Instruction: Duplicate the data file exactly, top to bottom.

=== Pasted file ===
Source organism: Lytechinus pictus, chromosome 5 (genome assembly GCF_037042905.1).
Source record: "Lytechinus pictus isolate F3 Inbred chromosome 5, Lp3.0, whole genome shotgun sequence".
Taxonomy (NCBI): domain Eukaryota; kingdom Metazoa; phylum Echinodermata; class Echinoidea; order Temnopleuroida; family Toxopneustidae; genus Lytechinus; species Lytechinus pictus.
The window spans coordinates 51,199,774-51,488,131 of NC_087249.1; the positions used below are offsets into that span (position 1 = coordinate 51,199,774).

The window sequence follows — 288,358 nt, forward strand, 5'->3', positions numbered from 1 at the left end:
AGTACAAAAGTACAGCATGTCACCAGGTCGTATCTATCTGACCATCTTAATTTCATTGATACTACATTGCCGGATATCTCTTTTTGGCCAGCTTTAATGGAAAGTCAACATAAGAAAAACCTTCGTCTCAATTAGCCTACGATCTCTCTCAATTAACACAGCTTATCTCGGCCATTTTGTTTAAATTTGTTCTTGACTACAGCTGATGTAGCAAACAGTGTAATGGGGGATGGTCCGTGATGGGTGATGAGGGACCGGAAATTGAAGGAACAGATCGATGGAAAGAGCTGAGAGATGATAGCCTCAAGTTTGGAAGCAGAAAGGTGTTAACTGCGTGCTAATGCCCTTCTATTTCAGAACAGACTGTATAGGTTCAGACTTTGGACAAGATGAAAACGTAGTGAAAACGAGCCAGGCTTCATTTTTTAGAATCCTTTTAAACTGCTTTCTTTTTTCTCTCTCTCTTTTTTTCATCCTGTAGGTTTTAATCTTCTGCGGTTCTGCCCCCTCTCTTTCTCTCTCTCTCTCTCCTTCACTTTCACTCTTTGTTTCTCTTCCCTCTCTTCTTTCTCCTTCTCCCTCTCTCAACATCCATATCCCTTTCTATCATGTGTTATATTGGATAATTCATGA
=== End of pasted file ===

Source organism: Lytechinus pictus, chromosome 5 (genome assembly GCF_037042905.1).
Source record: "Lytechinus pictus isolate F3 Inbred chromosome 5, Lp3.0, whole genome shotgun sequence".
Taxonomy (NCBI): domain Eukaryota; kingdom Metazoa; phylum Echinodermata; class Echinoidea; order Temnopleuroida; family Toxopneustidae; genus Lytechinus; species Lytechinus pictus.
The window spans coordinates 51,199,774-51,488,131 of NC_087249.1; the positions used below are offsets into that span (position 1 = coordinate 51,199,774).

The window sequence follows — 288,358 nt, forward strand, 5'->3', positions numbered from 1 at the left end:
AGTACAAAAGTACAGCATGTCACCAGGTCGTATCTATCTGACCATCTTAATTTCATTGATACTACATTGCCGGATATCTCTTTTTGGCCAGCTTTAATGGAAAGTCAACATAAGAAAAACCTTCGTCTCAATTAGCCTACGATCTCTCTCAATTAACACAGCTTATCTCGGCCATTTTGTTTAAATTTGTTCTTGACTACAGCTGATGTAGCAAACAGTGTAATGGGGGATGGTCCGTGATGGGTGATGAGGGACCGGAAATTGAAGGAACAGATCGATGGAAAGAGCTGAGAGATGATAGCCTCAAGTTTGGAAGCAGAAAGGTGTTAACTGCGTGCTAATGCCCTTCTATTTCAGAACAGACTGTATAGGTTCAGACTTTGGACAAGATGAAAACGTAGTGAAAACGAGCCAGGCTTCATTTTTTAGAATCCTTTTAAACTGCTTTCTTTTTTCTCTCTCTCTTTTTTTCATCCTGTAGGTTTTAATCTTCTGCGGTTCTGCCCCCTCTCTTTCTCTCTCTCTCTCTCCTTCACTTTCACTCTTTGTTTCTCTTCCCTCTCTTCTTTCTCCTTCTCCCTCTCTCAACATCCATATCCCTTTCTATCATGTGTTATATTGGATAATTCATGA